What to Expect with SUPREP Bowel Prep Kit
Be sure to follow your doctor’s instructions and carefully read the information that comes with SUPREP Bowel Prep Kit. Your doctor will tell you when it is time to begin taking SUPREP Bowel Prep Kit.
SUPREP is a low-volume bowel preparation that is taken as a split-dose regimen. A split-dose regimen means that you take two 6-ounce bottles of SUPREP Bowel Prep Kit. The first 6-ounce bottle is taken the evening before your colonoscopy and the second 6-ounce bottle is taken the morning of your colonoscopy.
The evening before your colonoscopy, pour the 6-ounce bottle of SUPREP liquid into the mixing container that comes with the kit. Then add cool water to the 16-ounce line on the container and mix. Drink all the liquid in the container. You MUST drink two more 16-ounce containers of water over the next hour.
Follow these same directions for preparing and taking the second 6-ounce bottle of SUPREP Bowel Prep Kit on the morning of your colonoscopy. You MUST finish drinking the final glass of water at least 2 hours before your colonoscopy.
In clinical studies, the most common side effects that people experienced with SUPREP Bowel Prep Kit were overall discomfort, abdominal distention, abdominal pain, nausea, vomiting and headache.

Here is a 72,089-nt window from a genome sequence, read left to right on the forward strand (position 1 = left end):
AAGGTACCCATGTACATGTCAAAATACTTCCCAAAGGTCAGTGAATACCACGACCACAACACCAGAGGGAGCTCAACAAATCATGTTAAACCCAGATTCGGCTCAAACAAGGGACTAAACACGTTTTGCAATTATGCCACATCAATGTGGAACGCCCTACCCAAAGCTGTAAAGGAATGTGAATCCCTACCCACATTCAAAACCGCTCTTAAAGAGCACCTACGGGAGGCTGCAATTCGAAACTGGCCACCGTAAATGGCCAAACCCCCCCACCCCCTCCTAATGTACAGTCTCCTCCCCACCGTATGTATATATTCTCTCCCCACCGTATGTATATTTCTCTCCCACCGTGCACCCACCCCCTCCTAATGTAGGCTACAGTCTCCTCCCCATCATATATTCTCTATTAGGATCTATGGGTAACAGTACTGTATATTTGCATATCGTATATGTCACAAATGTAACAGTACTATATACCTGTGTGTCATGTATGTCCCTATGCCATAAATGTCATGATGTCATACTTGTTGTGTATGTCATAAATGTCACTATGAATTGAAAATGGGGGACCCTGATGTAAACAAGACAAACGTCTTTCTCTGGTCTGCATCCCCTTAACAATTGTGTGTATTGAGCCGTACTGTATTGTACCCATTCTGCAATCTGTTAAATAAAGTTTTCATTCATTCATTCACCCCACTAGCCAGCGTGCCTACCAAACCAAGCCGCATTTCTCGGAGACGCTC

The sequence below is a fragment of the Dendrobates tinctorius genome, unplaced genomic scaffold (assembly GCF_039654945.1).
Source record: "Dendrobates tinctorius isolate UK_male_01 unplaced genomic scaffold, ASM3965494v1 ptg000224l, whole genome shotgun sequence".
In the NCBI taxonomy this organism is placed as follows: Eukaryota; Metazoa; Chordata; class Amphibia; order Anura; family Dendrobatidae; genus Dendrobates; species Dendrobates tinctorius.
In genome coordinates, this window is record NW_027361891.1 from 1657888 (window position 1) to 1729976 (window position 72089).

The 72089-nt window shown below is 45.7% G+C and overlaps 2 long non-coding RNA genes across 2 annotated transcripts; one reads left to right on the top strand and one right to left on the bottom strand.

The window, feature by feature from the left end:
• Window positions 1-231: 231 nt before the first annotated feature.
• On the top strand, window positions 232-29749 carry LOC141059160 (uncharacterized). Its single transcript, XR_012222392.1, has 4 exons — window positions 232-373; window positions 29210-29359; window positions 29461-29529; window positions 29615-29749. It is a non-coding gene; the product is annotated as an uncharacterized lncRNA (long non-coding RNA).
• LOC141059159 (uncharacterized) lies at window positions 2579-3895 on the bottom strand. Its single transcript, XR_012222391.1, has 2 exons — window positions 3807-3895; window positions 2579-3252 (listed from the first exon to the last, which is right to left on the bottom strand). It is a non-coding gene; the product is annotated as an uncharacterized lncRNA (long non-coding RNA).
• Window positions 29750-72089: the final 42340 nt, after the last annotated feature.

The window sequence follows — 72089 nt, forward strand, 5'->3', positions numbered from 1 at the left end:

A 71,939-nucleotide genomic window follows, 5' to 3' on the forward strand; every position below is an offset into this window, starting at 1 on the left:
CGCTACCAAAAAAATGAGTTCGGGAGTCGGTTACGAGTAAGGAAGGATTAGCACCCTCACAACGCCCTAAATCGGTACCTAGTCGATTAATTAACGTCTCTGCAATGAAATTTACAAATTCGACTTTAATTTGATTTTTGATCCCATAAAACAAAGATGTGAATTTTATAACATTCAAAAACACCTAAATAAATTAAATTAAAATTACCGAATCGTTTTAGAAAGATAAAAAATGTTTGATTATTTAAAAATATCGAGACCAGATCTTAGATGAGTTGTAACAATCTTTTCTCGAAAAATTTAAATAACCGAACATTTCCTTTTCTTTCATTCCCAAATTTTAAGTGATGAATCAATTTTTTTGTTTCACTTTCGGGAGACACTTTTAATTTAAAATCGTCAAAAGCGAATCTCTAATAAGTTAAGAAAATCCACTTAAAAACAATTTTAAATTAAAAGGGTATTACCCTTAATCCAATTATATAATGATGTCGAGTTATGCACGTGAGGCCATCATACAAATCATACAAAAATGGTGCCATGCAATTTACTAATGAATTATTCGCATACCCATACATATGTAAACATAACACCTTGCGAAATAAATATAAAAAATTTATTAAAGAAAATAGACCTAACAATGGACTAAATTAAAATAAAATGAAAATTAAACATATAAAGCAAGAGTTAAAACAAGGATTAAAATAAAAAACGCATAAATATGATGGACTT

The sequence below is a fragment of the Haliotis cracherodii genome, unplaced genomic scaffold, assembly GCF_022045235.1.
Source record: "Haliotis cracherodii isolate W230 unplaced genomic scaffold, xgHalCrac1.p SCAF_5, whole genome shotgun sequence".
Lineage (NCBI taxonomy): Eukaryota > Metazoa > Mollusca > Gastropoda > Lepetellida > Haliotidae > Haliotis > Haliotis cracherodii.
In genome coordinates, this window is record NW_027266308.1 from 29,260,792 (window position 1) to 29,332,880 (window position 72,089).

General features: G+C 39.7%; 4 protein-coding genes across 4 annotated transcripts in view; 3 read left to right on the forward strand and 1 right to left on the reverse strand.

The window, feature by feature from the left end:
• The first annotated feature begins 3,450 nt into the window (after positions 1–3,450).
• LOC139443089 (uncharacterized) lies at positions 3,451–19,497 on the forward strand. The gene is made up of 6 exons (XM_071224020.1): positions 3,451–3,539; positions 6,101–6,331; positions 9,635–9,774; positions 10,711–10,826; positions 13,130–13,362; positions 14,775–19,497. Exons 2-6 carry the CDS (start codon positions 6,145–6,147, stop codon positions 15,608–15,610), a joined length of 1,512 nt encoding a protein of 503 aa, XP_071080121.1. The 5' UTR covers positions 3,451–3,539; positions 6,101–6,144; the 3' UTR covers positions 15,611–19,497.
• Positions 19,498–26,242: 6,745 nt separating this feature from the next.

Call your doctor if you have any questions about taking SUPREP Bowel Prep Kit.
SUPREP ® Bowel Prep Kit (sodium sulfate, potassium sulfate and magnesium sulfate) Oral Solution is an osmotic laxative indicated for cleansing of the colon as a preparation for colonoscopy in adults. Most common adverse reactions (>2%) are overall discomfort, abdominal distention, abdominal pain, nausea, vomiting and headache. Use is contraindicated in the following conditions: gastrointestinal (GI) obstruction, bowel perforation, toxic colitis and toxic megacolon, gastric retention, ileus, known allergies to components of the kit. Use caution when prescribing for patients with a history of seizures, arrhythmias, impaired gag reflex, regurgitation or aspiration, severe active ulcerative colitis, impaired renal function or patients taking medications that may affect renal function or electrolytes. Use can cause temporary elevations in uric acid. Uric acid fluctuations in patients with gout may precipitate an acute flare. Administration of osmotic laxative products may produce mucosal aphthous ulcerations, and there have been reports of more serious cases of ischemic colitis requiring hospitalization. Patients with impaired water handling who experience severe vomiting should be closely monitored including measurement of electrolytes. Advise all patients to hydrate adequately before, during, and after use. Each bottle must be diluted with water to a final volume of 16 ounces and ingestion of additional water as recommended is important to patient tolerance.
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